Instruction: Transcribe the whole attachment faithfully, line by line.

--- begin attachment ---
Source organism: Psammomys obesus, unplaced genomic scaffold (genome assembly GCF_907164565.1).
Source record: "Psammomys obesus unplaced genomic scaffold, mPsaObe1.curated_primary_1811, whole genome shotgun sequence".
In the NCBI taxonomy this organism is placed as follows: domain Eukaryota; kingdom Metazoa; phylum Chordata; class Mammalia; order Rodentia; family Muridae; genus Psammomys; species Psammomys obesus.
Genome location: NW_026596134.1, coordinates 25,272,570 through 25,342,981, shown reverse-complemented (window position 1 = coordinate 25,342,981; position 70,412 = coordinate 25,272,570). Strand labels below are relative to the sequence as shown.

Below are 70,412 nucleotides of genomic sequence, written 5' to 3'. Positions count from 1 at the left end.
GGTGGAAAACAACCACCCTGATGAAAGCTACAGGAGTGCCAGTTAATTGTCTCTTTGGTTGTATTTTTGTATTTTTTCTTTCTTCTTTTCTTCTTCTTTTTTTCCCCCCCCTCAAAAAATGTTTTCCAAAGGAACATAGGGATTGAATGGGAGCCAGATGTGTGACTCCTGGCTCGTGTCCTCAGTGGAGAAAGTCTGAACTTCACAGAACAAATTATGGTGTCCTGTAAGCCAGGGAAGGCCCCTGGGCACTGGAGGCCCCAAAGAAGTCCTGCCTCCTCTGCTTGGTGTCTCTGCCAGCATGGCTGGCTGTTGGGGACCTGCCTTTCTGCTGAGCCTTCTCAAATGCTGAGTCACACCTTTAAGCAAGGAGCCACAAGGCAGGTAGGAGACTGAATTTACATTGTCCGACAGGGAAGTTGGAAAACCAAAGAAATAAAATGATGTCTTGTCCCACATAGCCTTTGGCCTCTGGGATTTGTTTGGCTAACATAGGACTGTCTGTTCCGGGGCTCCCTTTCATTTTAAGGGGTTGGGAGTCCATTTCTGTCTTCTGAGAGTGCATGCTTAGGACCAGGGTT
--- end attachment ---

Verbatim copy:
Source organism: Psammomys obesus, unplaced genomic scaffold (genome assembly GCF_907164565.1).
Source record: "Psammomys obesus unplaced genomic scaffold, mPsaObe1.curated_primary_1811, whole genome shotgun sequence".
In the NCBI taxonomy this organism is placed as follows: domain Eukaryota; kingdom Metazoa; phylum Chordata; class Mammalia; order Rodentia; family Muridae; genus Psammomys; species Psammomys obesus.
Genome location: NW_026596134.1, coordinates 25,272,570 through 25,342,981, shown reverse-complemented (window position 1 = coordinate 25,342,981; position 70,412 = coordinate 25,272,570). Strand labels below are relative to the sequence as shown.

Below are 70,412 nucleotides of genomic sequence, written 5' to 3'. Positions count from 1 at the left end.
GGTGGAAAACAACCACCCTGATGAAAGCTACAGGAGTGCCAGTTAATTGTCTCTTTGGTTGTATTTTTGTATTTTTTCTTTCTTCTTTTCTTCTTCTTTTTTTCCCCCCCCTCAAAAAATGTTTTCCAAAGGAACATAGGGATTGAATGGGAGCCAGATGTGTGACTCCTGGCTCGTGTCCTCAGTGGAGAAAGTCTGAACTTCACAGAACAAATTATGGTGTCCTGTAAGCCAGGGAAGGCCCCTGGGCACTGGAGGCCCCAAAGAAGTCCTGCCTCCTCTGCTTGGTGTCTCTGCCAGCATGGCTGGCTGTTGGGGACCTGCCTTTCTGCTGAGCCTTCTCAAATGCTGAGTCACACCTTTAAGCAAGGAGCCACAAGGCAGGTAGGAGACTGAATTTACATTGTCCGACAGGGAAGTTGGAAAACCAAAGAAATAAAATGATGTCTTGTCCCACATAGCCTTTGGCCTCTGGGATTTGTTTGGCTAACATAGGACTGTCTGTTCCGGGGCTCCCTTTCATTTTAAGGGGTTGGGAGTCCATTTCTGTCTTCTGAGAGTGCATGCTTAGGACCAGGGTT